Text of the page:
When I was contacted first to come to Vancouver for this talk, I was told that they would like a title. Now, this was many, many months ago, and so I rather desperately picked a title called "Making Words / Finding Stories," thinking that if I was going to talk about "the writing life," these two components would have to be in anything that I talked about. There is the whole business of language, there is the whole business of narrative. These are what we always think of as the two parts of the recipe for writing novels.
Language is probably more important to me than narrative, but tonight I'm going to talk about narrative - where our narratives come from, the fact that we're born with a kind of narrative hunger we never quite fill up. In fact, I was one of the very few children, I think, who loved those Dick and Jane stories. You know, those terrible, white-bread American stories? I felt very warmly toward Jane with her little white socks and Dick who was the perfect brother, of course. The narrative was just as thin as could be, but it nevertheless captured me. The whole mystery of learning to read was the central transcendent moment in my life, when I realised that those little marks on the paper meant something.
I grew up in Oak Park, Illinois, which you may know is the home of Ernest Hemingway, but Ernest Hemingway got away as fast as he could from this lost stronghold and never returned.
I started my schooling in Nathaniel Hawthorne Public School and when I got a little older I transferred to Ralph Waldo Emerson Public School. I knew who these gentlemen were, because their portraits adorned the corridors of our school with their frock coats and their tiny little glasses and their beards. They were white, and they were men, and they were dead. So it seemed to me, growing up as a child, that I was locked out of the whole world of being a writer. It also seemed very much like wanting to be a movie star, to go around saying that you wanted to write a book. It was a bit presumptuous in the puritan Midwest that I knew. So of course I didn't. It was a secret - a secret I kept - that I wanted to be a writer, though I had no idea what I would write about, or who my audience would be.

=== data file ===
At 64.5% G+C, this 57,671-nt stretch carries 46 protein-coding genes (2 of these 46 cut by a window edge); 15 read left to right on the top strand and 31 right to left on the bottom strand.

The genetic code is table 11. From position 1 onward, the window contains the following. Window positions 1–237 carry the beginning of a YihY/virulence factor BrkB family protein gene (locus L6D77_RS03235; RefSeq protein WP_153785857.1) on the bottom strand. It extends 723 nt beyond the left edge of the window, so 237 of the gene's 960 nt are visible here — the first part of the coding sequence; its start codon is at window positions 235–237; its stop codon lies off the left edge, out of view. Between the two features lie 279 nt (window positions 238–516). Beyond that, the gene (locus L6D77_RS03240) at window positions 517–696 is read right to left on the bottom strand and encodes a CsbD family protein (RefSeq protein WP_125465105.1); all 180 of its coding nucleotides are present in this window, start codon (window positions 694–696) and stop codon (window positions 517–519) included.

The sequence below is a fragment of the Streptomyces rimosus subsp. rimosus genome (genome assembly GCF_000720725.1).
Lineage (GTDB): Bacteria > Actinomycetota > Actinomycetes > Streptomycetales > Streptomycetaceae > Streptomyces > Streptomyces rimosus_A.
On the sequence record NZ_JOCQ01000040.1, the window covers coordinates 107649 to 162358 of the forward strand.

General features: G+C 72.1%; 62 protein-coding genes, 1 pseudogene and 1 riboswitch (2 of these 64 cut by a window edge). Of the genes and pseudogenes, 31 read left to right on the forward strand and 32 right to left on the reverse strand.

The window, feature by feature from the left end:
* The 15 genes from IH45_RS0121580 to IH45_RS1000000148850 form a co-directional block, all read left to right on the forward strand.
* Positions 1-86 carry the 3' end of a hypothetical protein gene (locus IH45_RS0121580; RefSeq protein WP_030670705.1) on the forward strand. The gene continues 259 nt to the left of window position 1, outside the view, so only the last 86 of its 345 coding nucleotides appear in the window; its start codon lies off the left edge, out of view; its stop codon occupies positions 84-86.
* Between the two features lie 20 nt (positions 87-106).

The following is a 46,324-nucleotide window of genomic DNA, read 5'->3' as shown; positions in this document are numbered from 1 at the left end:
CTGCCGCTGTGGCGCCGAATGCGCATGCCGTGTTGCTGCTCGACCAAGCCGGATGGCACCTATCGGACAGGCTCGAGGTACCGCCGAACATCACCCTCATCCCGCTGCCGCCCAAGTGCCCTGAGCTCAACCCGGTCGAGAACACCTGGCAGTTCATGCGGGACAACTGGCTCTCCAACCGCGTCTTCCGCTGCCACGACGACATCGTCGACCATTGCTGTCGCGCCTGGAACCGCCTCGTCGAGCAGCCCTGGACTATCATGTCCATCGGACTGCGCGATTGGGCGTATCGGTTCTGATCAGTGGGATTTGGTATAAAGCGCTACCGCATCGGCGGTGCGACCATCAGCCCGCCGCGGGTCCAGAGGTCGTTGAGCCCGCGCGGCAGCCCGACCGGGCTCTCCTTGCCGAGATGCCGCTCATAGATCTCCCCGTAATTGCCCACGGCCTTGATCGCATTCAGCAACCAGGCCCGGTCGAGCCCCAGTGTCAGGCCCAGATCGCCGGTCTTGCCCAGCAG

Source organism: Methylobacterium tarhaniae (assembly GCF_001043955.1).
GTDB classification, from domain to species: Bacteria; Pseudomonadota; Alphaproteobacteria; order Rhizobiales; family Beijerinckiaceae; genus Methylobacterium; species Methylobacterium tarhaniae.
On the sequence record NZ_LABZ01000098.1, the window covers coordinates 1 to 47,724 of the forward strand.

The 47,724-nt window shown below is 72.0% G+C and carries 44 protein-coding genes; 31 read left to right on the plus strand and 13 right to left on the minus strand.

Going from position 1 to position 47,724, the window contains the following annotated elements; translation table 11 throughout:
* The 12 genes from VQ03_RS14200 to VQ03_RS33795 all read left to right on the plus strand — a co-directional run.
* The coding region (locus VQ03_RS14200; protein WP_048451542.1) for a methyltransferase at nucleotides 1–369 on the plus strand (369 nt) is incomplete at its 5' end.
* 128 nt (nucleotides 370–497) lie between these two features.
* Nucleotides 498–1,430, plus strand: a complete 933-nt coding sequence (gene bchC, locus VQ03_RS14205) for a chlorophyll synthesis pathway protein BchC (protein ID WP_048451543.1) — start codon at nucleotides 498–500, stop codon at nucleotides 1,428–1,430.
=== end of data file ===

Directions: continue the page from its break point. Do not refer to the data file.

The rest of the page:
Even after I began to publish novels, I didn't quite know what I was writing about. But I soon found out because I read the reviews. And the reviews said that I wrote about ordinary people. That was something of a shock to me because I never thought of myself or my friends as ordinary people, and it's a word that I still don't understand perfectly, although I'm trying to. There is a sense in which you don't know what you're writing about. It's said writers shouldn't let their right hand know what their left hand is doing, but there are some times when the right hand doesn't know what the right hand is doing. One example of this occurs to me - one I've often read, usually in scholarly articles because this isn't the sort of thing that newspaper reviewers tackle - that, in fact, most of the fathers that appear in my novels are rather distant and inarticulate people. That's something that I'll have to think about. You don't know the patterns you're creating. I recently had a letter from a woman in Northern California who is actually a columnist for the National Journal for Dental Hygienists. She wanted to know why there were so many teeth in my novels. She had gone through everything I had ever written, meticulously, and she cited - with page numbers - every reference to teeth. She wanted to know what it was about teeth that I was so drawn to. I simply wrote her that teeth are part of life, and that's about as well as I could do with it.
Another interesting interview was with a French journalist who, again, was a very well prepared interviewer. She said, "There are no animals in your books." And it's true, but it's something that I didn't know. My mother didn't let us have cats or dogs and I married someone who was allergic to cats and dogs, so I suppose I have been out of the world of family pets for a long time. …